Some concerned faces setting off on tubes down the mighty Rio Cahabón

Some concerned faces setting off on tubes down the mighty Rio Cahabón

Making our way back to the entrance of the caves, the pathway was completely submerged now, and we all waded back in with two of the Canadian girls going completely over and one German girl managing to rip off her toenail and then fainting into the river.  My toe nail nearly suffered the same fate, but I managed to move my foot pretty quickly.  The only other casualties were some minor cuts and scrapes amongst the rest of the crew.

The guide leading the last few through the sunken path

The guide leading the last few through the sunken path

So far this was a pretty incredible and high energy day and we hadn’t even made it to Semuc Champey yet.  Awesome stuff!

Welcome to...

After a quick lunch of BBQ’d chicken and rice we walked into Semuc Champey national park and trekked the 1.2km up the slippery slopes into the cloud canopy to the Mirador lookout point.  Our first sight of Semuc was incredible.  The green lagoon seems to snake through a valley of thick green with clouds and mist floating past underneath and in front of us.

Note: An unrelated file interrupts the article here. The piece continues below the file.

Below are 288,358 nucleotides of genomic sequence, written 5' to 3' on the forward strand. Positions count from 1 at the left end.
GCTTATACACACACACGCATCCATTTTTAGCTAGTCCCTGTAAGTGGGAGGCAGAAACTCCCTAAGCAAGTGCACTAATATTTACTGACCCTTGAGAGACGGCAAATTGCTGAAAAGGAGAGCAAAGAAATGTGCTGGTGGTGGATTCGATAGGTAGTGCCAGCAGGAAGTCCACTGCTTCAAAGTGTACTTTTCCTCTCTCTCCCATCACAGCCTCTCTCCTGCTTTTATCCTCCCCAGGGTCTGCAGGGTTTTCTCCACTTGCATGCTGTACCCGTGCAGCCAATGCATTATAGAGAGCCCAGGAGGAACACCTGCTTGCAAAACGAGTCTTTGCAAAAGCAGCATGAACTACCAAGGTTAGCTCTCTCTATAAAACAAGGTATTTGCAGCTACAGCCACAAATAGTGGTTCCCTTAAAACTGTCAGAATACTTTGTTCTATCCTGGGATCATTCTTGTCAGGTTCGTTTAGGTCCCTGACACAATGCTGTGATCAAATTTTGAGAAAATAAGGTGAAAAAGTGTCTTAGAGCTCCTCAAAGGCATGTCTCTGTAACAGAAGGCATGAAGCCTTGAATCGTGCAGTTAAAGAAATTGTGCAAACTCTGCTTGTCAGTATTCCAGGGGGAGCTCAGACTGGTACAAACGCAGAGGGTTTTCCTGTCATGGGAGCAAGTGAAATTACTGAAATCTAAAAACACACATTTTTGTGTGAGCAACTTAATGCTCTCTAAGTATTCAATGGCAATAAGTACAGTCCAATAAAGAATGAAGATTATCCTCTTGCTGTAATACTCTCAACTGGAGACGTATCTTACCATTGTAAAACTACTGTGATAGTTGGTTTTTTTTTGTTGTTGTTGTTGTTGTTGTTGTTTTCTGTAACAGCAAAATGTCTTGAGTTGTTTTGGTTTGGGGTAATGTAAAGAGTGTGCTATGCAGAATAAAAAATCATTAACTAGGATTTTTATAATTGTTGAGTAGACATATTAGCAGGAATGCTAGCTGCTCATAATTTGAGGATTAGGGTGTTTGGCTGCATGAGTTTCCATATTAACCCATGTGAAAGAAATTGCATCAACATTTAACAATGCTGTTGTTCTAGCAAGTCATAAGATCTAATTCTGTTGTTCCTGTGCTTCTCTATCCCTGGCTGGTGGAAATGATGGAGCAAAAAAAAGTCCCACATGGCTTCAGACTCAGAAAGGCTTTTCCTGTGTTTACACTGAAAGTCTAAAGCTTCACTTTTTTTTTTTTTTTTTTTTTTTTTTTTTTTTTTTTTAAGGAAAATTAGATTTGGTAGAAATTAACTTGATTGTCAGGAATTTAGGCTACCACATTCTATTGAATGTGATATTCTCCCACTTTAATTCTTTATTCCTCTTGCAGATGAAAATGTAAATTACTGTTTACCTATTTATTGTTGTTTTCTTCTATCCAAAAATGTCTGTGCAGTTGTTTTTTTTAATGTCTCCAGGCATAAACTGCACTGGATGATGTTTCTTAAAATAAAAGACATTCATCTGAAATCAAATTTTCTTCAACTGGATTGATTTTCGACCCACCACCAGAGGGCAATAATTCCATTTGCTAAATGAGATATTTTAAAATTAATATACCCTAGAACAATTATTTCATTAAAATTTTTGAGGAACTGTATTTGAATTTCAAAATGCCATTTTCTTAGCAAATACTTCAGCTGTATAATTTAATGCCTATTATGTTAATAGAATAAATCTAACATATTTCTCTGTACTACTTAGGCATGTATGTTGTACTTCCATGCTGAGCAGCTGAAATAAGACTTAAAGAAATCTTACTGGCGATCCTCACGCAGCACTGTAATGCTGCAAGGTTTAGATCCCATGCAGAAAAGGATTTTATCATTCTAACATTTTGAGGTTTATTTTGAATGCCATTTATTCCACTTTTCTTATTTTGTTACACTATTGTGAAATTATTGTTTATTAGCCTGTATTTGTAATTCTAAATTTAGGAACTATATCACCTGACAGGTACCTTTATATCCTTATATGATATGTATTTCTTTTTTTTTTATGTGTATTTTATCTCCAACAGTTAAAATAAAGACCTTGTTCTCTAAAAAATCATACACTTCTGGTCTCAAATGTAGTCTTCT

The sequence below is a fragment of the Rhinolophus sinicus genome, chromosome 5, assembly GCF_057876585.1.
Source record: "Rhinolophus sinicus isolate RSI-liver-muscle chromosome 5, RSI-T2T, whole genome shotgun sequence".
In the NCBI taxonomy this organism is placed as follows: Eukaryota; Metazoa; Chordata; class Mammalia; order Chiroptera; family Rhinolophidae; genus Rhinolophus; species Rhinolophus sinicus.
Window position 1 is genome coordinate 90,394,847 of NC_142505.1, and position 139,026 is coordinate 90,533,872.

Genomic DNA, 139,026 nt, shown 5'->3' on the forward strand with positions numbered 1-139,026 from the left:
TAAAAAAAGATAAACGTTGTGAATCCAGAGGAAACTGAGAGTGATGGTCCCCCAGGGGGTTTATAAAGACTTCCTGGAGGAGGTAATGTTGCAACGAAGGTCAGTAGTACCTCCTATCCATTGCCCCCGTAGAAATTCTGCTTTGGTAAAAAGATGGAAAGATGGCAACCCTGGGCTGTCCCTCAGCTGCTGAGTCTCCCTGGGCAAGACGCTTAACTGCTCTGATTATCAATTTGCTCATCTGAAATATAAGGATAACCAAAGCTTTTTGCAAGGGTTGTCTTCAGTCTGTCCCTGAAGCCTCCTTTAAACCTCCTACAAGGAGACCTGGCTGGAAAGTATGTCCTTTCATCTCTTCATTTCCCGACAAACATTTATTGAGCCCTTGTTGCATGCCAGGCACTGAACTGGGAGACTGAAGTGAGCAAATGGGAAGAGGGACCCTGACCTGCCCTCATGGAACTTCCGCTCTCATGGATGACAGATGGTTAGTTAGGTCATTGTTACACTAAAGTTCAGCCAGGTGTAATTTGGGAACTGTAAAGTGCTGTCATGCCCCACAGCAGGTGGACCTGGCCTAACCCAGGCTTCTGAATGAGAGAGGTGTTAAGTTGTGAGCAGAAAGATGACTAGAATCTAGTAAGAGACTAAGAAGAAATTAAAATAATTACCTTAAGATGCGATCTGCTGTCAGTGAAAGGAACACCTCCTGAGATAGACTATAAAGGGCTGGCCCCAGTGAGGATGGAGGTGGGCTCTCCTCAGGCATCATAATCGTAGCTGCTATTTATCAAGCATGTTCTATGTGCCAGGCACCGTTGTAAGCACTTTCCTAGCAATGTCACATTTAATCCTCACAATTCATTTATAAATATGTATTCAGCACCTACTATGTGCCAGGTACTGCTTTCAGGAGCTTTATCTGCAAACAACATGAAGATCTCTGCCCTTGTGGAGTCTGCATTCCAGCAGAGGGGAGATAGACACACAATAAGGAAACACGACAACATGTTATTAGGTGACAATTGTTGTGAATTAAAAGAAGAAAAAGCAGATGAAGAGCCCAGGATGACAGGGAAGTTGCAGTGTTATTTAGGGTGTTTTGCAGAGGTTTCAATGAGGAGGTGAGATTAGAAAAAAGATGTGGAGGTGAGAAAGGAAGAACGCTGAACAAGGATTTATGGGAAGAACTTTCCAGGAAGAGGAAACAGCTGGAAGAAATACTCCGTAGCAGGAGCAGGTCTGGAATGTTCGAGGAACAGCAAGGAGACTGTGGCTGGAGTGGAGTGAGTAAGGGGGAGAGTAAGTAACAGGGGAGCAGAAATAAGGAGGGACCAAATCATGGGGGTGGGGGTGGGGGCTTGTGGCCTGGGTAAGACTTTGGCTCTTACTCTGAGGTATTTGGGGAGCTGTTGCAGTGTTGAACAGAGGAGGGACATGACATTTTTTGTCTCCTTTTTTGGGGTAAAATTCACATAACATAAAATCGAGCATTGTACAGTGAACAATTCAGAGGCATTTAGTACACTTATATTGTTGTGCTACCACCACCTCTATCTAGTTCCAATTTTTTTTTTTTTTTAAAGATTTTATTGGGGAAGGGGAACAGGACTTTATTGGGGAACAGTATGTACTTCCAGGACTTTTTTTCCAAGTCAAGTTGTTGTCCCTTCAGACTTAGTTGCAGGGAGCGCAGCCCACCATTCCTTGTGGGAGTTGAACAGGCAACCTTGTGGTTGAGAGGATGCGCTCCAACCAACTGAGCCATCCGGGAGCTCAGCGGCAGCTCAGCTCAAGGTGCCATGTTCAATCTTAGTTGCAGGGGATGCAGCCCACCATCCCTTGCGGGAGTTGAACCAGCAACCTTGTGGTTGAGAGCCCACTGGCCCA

Semuc Champey

Mirador pose

Descending to the pools was a slippery task, but soon we were at the first point where looking north you can see the Rio Cahabón smashing its way under the first pool and to the south from the same spot, a calm series of glimmering lagoon like pools gently flowing into each other.  As we get to the next pool I decide to jump in and wallow around a bit, soon followed by Ollie and then some others from our group.  Words can’t describe how beautiful this place is and trying just wouldn’t do it justice, so here’s some more pictures of it.